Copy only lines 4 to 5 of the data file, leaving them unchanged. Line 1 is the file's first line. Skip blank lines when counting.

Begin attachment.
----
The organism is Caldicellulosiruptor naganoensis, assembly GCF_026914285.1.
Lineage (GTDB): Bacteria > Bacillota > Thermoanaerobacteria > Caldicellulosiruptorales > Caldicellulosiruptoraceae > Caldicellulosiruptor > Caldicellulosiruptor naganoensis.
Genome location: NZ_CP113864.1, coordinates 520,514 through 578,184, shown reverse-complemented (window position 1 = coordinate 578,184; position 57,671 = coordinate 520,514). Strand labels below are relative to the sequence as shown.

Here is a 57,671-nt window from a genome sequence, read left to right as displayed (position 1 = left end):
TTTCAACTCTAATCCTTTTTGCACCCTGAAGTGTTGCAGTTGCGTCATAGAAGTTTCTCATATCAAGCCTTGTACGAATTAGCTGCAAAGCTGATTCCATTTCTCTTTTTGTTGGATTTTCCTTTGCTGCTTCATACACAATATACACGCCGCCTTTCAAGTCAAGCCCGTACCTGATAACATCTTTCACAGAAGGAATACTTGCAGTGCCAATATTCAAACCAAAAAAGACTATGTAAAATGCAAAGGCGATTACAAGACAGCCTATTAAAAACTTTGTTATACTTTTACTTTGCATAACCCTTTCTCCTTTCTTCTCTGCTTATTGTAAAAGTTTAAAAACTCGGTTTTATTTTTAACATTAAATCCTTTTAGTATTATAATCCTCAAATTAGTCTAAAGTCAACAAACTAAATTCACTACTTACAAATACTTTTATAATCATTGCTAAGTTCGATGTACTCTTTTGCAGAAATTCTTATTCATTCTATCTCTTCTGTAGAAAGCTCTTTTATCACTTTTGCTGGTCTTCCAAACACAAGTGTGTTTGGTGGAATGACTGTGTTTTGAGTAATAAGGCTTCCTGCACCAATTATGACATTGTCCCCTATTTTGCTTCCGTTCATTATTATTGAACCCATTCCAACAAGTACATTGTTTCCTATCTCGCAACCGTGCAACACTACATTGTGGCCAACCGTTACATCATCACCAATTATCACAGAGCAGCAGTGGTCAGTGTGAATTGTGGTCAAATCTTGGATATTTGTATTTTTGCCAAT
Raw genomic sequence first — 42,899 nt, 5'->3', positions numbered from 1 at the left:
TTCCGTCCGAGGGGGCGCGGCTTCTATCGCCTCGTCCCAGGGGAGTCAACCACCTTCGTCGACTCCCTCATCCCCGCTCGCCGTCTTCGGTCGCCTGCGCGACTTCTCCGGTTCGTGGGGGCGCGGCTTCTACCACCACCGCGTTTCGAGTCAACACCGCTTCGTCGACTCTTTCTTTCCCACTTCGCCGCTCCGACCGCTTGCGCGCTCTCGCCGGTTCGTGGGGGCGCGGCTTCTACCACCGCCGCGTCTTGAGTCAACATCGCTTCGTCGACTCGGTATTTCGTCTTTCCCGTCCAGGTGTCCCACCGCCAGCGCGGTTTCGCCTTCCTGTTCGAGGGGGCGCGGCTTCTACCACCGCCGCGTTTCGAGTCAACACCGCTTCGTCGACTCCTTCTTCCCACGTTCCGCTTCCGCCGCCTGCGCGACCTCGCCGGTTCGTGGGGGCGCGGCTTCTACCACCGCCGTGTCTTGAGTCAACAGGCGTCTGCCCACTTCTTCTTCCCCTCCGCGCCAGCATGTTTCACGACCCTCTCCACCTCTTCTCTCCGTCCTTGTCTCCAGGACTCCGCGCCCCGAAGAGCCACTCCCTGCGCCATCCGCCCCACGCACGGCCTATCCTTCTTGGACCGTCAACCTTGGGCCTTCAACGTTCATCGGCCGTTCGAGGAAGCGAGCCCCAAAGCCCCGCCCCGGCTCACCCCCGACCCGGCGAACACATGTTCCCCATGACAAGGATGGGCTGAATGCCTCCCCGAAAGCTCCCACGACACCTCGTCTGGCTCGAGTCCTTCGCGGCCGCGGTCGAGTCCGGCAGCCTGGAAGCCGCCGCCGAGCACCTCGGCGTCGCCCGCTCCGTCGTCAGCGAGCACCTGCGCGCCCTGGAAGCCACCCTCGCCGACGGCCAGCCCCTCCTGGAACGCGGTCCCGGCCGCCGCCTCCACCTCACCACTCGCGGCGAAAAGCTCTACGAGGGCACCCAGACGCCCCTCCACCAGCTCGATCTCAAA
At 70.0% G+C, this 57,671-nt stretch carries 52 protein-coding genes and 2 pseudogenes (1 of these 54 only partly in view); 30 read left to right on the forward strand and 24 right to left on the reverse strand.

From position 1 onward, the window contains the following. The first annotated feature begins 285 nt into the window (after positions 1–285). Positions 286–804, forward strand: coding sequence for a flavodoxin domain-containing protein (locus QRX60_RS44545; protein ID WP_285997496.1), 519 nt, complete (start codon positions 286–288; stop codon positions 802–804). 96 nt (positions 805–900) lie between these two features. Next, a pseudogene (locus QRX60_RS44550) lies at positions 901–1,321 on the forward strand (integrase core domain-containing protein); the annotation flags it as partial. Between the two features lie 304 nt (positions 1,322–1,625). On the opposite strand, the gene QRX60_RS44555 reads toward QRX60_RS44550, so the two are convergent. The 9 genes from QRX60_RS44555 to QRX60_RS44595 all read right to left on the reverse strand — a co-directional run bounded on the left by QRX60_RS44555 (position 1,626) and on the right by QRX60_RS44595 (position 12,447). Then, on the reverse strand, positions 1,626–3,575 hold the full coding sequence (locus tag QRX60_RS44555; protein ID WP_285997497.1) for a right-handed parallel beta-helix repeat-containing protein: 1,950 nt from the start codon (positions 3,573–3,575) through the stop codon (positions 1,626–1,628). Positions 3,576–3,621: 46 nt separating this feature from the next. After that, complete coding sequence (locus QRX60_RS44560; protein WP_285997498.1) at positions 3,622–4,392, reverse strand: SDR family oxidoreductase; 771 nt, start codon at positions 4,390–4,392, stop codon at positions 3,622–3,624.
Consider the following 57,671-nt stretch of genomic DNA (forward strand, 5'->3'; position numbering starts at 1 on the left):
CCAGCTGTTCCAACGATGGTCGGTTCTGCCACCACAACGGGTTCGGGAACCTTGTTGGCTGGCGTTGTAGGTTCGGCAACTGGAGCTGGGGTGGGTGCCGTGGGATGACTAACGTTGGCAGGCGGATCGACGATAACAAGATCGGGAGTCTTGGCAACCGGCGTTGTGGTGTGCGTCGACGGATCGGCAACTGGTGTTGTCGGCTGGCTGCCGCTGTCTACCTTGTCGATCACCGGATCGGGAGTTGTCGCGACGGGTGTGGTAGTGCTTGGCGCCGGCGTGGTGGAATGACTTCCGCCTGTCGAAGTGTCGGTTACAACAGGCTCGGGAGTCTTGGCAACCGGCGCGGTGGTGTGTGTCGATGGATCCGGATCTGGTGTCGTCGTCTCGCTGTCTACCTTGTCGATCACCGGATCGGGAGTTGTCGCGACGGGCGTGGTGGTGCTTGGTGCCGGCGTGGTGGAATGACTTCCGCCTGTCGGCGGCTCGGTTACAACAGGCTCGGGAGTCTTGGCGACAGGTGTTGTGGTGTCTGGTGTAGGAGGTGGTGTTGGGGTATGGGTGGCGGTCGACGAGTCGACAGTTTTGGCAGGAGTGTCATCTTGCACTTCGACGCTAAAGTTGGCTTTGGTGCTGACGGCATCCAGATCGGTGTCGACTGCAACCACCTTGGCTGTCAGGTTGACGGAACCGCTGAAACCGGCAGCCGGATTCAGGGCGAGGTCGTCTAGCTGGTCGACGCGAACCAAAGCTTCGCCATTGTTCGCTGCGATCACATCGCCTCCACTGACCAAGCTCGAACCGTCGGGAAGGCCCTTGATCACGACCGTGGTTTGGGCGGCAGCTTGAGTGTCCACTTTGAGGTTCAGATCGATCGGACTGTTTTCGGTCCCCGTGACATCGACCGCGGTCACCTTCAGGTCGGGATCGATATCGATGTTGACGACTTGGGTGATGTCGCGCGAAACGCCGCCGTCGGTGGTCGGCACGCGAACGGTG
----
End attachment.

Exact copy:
Here is a 57,671-nt window from a genome sequence, read left to right as displayed (position 1 = left end):
TTTCAACTCTAATCCTTTTTGCACCCTGAAGTGTTGCAGTTGCGTCATAGAAGTTTCTCATATCAAGCCTTGTACGAATTAGCTGCAAAGCTGATTCCATTTCTCTTTTTGTTGGATTTTCCTTTGCTGCTTCATACACAATATACACGCCGCCTTTCAAGTCAAGCCCGTACCTGATAACATCTTTCACAGAAGGAATACTTGCAGTGCCAATATTCAAACCAAAAAAGACTATGTAAAATGCAAAGGCGATTACAAGACAGCCTATTAAAAACTTTGTTATACTTTTACTTTGCATAACCCTTTCTCCTTTCTTCTCTGCTTATTGTAAAAGTTTAAAAACTCGGTTTTATTTTTAACATTAAATCCTTTTAGTATTATAATCCTCAAATTAGTCTAAAGTCAACAAACTAAATTCACTACTTACAAATACTTTTATAATCATTGCTAAGTTCGATGTACTCTTTTGCAGAAATTCTTATTCATTCTATCTCTTCTGTAGAAAGCTCTTTTATCACTTTTGCTGGTCTTCCAAACACAAGTGTGTTTGGTGGAATGACTGTGTTTTGAGTAATAAGGCTTCCTGCACCAATTATGACATTGTCCCCTATTTTGCTTCCGTTCATTATTATTGAACCCATTCCAACAAGTACATTGTTTCCTATCTCGCAACCGTGCAACACTACATTGTGGCCAACCGTTACATCATCACCAATTATCACAGAGCAGCAGTGGTCAGTGTGAATTGTGGTCAAATCTTGGATATTTGTATTTTTGCCAAT